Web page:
The men’s soccer team played its final Ivy game of the year this past weekend, finishing up what has been a dreary season in the Ancient Eight for the Bulldogs.

The Elis (5-8-2, 1-5-1 Ivy) fell to Princeton (10-2-5, 5-1-1) Saturday 2-0 in New Jersey. For the Tigers, the win solidified their bid to the upcoming NCAA tournament and gave them a shot at the Ivy League title.

“I think Princeton wore us down a little in the second half and did a good job of taking control of the game,” head coach Brian Tompkins said. “They played better on the day, and we were overmatched athletically.”

The Bulldogs, who have had a disappointing second half of the season after a promising start, entered the game as heavy underdogs to No. 22 Princeton. But, nonetheless, the Elis played evenly with the Tigers for much of the game. Despite being outshot 11-5 in the first half, Yale shut down the Tiger offense and went into the break with a scoreless tie.

“The first half was kind of a bore on both sides,” said captain Brian Lavin ’02. “There weren’t a lot of opportunities for both sides, and they didn’t really surprise us with anything offensively, but we did a good job.”

Goalie Dave Pozen ’02 put in a good performance for Yale, recording five saves in the opening half and finishing with eight.

Early in the second half, it appeared the game could go either way, with the Bulldogs halting Princeton’s many offensive pushes. But after first half injuries to defenders Brian Roberts ’04 and Jon Skalecki ’05, the Bulldogs found it harder to shut down the Tigers.

“I thought we played well in the first half, but then Princeton’s athleticism became a bit more of a problem for us once we lost those guys,” Tompkins said.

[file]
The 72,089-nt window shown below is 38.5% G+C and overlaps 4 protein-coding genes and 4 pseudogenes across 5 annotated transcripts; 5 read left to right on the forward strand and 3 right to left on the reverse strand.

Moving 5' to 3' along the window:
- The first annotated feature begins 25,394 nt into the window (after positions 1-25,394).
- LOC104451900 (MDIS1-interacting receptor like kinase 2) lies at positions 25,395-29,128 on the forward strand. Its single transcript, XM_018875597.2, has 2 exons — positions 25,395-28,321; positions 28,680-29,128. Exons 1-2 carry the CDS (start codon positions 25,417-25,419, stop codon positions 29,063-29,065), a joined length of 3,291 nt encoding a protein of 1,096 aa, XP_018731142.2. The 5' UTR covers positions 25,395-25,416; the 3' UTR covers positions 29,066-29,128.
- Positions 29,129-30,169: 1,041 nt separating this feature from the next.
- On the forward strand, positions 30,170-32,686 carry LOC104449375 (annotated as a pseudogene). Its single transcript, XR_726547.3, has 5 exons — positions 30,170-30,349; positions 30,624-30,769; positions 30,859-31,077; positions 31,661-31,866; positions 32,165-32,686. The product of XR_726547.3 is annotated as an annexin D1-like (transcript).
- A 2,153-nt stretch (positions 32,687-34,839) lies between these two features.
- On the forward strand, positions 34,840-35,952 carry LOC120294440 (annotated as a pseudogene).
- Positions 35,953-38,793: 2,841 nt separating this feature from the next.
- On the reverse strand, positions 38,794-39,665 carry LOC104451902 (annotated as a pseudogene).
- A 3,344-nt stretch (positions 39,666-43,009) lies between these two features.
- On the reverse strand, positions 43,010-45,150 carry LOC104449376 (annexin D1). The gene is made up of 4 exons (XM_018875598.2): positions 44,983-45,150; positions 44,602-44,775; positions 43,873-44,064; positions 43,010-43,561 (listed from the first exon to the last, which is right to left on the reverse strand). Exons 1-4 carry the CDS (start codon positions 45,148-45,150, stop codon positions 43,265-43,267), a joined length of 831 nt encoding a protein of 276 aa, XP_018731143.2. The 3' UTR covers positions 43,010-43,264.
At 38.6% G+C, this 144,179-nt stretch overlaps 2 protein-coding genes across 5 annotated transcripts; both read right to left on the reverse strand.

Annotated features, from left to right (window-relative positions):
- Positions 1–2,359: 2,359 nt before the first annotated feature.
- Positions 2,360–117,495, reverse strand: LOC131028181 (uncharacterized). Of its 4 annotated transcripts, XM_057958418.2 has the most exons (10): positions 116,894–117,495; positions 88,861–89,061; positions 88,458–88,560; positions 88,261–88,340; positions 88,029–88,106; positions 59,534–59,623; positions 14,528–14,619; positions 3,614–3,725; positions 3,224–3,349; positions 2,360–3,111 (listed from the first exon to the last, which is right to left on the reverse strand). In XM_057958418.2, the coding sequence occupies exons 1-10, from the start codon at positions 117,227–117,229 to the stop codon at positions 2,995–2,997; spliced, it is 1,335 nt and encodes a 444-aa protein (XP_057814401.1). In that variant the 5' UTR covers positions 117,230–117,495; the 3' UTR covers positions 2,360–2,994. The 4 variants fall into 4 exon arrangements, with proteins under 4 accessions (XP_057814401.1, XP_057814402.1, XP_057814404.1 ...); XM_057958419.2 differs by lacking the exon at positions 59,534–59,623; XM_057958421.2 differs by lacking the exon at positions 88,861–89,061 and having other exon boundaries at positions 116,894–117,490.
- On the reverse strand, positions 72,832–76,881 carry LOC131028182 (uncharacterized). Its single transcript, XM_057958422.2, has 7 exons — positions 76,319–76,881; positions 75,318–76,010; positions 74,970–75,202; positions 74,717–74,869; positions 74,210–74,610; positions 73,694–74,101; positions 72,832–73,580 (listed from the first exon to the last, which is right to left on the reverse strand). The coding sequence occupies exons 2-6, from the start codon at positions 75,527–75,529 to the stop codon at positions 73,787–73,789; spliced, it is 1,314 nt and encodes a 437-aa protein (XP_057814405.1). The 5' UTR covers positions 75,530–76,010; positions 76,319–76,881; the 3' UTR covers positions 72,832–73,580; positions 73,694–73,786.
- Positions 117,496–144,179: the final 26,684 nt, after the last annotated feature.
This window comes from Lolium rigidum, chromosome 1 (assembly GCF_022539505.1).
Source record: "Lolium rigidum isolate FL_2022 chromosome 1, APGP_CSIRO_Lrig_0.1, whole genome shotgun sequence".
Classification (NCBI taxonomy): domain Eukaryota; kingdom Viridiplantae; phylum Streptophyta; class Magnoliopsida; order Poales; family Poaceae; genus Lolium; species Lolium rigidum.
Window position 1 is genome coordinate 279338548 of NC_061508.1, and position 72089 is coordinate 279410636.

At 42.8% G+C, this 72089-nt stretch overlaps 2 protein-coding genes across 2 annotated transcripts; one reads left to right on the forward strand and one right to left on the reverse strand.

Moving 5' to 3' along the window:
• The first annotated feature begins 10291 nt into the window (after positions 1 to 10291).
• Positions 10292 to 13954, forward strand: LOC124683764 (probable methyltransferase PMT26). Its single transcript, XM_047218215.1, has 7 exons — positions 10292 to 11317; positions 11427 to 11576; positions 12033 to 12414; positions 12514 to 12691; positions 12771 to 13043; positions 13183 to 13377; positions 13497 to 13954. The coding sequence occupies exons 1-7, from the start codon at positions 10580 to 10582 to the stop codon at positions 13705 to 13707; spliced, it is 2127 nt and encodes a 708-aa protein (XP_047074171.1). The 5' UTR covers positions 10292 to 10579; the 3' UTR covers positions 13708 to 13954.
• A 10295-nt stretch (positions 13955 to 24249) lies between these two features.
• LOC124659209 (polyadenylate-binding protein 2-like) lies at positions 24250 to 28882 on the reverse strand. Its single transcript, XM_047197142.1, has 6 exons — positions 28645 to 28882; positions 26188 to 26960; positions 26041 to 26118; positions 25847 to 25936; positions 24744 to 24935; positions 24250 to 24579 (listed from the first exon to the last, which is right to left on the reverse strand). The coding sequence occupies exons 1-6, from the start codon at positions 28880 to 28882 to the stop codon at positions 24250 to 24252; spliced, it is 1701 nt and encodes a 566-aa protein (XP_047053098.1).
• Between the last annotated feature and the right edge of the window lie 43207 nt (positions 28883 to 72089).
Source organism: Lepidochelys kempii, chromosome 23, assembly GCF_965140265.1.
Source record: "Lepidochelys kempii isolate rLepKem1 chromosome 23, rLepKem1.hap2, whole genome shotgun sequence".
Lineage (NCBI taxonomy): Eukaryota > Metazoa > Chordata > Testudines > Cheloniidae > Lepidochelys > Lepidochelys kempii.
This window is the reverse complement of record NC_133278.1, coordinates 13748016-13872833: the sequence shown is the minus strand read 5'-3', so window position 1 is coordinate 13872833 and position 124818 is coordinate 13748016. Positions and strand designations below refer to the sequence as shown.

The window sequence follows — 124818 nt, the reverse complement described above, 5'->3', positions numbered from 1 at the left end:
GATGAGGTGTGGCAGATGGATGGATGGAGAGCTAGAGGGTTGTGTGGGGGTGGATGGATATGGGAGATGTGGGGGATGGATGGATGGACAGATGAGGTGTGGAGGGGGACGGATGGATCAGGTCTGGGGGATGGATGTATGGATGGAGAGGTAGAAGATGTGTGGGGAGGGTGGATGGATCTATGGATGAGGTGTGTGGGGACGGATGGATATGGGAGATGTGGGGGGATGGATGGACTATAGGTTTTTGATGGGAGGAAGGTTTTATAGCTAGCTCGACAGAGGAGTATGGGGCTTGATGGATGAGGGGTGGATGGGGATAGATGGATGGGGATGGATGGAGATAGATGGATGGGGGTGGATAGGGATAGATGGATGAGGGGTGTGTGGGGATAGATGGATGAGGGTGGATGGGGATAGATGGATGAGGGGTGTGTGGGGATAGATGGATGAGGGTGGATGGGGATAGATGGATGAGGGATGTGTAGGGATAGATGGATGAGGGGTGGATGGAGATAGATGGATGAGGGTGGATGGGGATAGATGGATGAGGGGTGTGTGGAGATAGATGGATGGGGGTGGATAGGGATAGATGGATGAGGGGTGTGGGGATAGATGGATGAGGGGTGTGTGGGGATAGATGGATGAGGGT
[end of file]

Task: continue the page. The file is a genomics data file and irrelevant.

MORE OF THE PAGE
Princeton’s Jeff Hare, finding a way to get open in front of the Yale net, finally broke the tie. He converted a pass from Mike Nugent at 57:44 to put the Tigers up 1-0.

Yale’s offense was unable to sustain Wednesday’s performance, despite several chances by Stu Yingst ’03 and Justin Burton ’04.

“It looked more like we were hitting it and hoping rather than breaking them down with good passing,” Lavin said.

Tompkins noted that his team has had trouble setting up scoring opportunities all season.

“It’s been a problem for us for a while now to create offense just on pure speed and quickness, so it was especially hard against such a well-organized team as theirs,” he said.

Princeton extended its lead at 85:13, as Nugent recorded another assist, this time to Teddy van Beuren, who was standing by the far post and hit Nugent’s ball past Pozen.

The Tigers nearly doubled the Elis’ number of offensive attempts, outshooting them 21-11.

The loss to Princeton gave Yale a final Ivy League record of 1-5-1.

“That’s kind of embarrassing, but it’s something we all have to live with, and for the guys that are coming back that’s the motivation in the offseason to get better,” Lavin said.

Yale’s final game versus Loyola, another nationally ranked team, will be no easier. Although the Elis are not in contention for a postseason bid, Tompkins noted that they still have something to play for.

“We have some seniors who have helped bring this program a long way, and we want to send them off with their last game being successful against a top team,” Tompkins said. “There are also guys on the team who are going to have an opportunity to showcase themselves in terms of positions for next year. Competition will heat up with people returning from injuries and the new recruit class.”